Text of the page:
The manor was built by the best masters of that time. The manor – in terms of its ground plan – can be placed among the 18th century's manor-houses of Transylvania. Its rectangular ground floor reflects the influence of folk architecture. The manor-house, which has a cellar under the atrium, contains more rooms, a dining room, bedrooms, kitchen and restrooms. There is an open porch, supported by pillar, in front of the building.
Its stone pillars are decorated with carved acanthus leaves and open garlands, which reflect a Renaissance influence. The manor has broken gable roof, covered with shingles – spread in Transylvania at the end of the XVIIth century. Above the porch, on the triangle-shaped gable there is the coat of arms of the Henter family – a stabbed crane with gravel in its claws. Over the centuries, the manor of Sântimbru was the scene of many historic events. The main scenes relate to the organization of the Szekler border guards : after the Massacre at Madéfalva (Siculeni), the intimidated rulers of Alcsík (Ciucul de Jos) took the oath in the house of baron Henter Ádám. In April of 1765, Henter Ádám is named Chief Judge of Ciuc as reward of his role in organizing the Szekler border guards. Orbán Balázs also noted about the Henters that they were devout Catholics, who were not afraid of spreading their faith by force. In 1725, they took the church and the whole estate from the Unitarians of Szentiván and after a half-century, from those along the Târnava Mică River. In 1777, the Henter family and expecially the baron Henter Ádám, as the patron of the settlement, contributed a significant donation for the improvement of the church of Sântimbru. (A few years later, he was buried in this church, in St Joseph's Chapel, where his tombstone, carved in 1781, is still visible today ).
Between the two World Wars, the manor located in the southern exit of the village was purchased by the local Roman Catholic Church. The dean and vicar, Kovács Balázs, has ordered the renovation and the expansion of the building, which was then transformed into a religious school and a cultural center. In 1948, the religious school was natiolized, but for a while the building still housed the lower classes and the workshops of the school. The calvary of the building – like in the case of other noble and aristocration manors – started when the estate became the property of state's economy. The cellars were used as storage rooms for potatoes, fertilizer and chemicals, the courtyad was parceled for the purpose of constructing family houses. The new owners of the estate did not improve the manor, therefore its state has gradually deteriorated and the building's walls were attacked by fungi.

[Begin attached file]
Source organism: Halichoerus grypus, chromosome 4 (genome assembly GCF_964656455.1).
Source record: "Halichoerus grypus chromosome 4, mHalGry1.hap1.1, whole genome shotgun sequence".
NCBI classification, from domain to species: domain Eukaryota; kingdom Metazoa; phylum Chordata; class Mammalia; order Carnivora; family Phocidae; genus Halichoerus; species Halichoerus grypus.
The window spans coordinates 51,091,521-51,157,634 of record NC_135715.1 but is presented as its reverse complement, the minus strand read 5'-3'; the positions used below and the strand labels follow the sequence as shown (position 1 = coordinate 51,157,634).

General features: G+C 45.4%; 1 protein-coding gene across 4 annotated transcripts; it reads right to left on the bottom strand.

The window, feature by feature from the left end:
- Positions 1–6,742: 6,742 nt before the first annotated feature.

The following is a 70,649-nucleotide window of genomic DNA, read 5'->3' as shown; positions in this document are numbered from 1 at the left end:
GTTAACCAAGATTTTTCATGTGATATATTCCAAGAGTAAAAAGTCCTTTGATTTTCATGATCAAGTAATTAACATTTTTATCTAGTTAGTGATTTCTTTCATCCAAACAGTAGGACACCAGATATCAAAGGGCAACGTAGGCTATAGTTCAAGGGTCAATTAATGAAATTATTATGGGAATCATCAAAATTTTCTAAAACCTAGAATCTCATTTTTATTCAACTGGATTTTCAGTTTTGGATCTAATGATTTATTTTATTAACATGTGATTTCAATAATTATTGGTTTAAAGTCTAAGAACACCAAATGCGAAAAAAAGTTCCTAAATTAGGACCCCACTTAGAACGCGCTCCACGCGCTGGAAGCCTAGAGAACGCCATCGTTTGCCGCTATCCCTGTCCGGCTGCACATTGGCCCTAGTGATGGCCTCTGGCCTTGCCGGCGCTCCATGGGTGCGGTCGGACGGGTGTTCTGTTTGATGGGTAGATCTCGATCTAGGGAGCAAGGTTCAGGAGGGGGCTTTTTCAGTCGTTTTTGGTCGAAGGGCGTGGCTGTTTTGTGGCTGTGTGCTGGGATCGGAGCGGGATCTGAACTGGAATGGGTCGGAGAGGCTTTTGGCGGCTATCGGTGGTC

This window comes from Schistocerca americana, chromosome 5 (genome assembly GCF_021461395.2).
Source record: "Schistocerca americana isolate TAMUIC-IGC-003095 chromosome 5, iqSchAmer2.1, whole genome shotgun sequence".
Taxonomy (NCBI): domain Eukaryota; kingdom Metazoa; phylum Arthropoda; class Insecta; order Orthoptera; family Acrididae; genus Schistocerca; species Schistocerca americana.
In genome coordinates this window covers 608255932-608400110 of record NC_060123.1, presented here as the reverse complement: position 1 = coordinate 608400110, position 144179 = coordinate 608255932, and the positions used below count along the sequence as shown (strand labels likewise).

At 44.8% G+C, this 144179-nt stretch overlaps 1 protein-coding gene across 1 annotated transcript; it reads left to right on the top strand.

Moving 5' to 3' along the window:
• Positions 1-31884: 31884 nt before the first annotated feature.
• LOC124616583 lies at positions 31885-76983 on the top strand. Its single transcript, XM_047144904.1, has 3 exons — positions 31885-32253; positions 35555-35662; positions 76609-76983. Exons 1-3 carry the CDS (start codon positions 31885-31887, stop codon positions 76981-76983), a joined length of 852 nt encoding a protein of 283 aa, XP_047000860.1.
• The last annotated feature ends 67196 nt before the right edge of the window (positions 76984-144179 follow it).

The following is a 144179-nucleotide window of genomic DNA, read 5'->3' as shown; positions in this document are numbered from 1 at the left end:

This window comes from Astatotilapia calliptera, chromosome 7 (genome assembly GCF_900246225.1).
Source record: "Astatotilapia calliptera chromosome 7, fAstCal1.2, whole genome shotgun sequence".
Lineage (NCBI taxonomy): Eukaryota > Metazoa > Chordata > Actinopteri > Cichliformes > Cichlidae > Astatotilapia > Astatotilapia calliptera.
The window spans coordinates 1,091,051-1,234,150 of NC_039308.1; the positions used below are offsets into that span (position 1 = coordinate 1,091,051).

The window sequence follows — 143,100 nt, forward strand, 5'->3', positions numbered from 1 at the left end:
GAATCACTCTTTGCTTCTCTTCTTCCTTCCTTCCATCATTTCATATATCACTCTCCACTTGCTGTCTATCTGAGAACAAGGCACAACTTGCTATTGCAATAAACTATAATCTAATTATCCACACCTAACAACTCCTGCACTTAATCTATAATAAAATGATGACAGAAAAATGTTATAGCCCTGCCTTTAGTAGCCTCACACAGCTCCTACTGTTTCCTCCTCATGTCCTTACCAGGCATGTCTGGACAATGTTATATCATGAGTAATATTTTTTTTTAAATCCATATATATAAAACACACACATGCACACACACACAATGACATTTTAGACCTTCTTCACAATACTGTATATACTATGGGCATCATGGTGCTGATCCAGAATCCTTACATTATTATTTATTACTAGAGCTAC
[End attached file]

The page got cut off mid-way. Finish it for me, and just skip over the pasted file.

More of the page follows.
After the year of 1990, the manor was returned into the property of the Catholic Church of Sântimbru. Since 1992, it is included in the category of Historic monuments in Harghita County. After professional archaeological and biological examinations, the manor was listed in the register of the Ministry of Culture regarding the restoration of historical monuments. Within the period of 1997-1999, the Directorate of Cultural Heritage has allocated hundreds of millions of lei for the purpose of carrying out the most necessary interventions. In the meantime, the local parish concluded a preliminary contract with a Hungarian company that wanted to create a tourist center in the restored mansion. Under the agreement, the deteriorated roof was demolished with the guidance of the professionals of the Museum of Miercurea Ciuc. Probably due to the high cost of restoration, the Hungarian company that stopped the intentions, leaving the building without a roof. Subsequently the manor entered into the property of a contractor from Miercurea Ciuc, and as a building managed by a profit -oriented ltd., the manor was removed from the list of Historical Monuments supported by the Directorate of Cultural Heritage. It seems that the manor's process of decay is irreversible.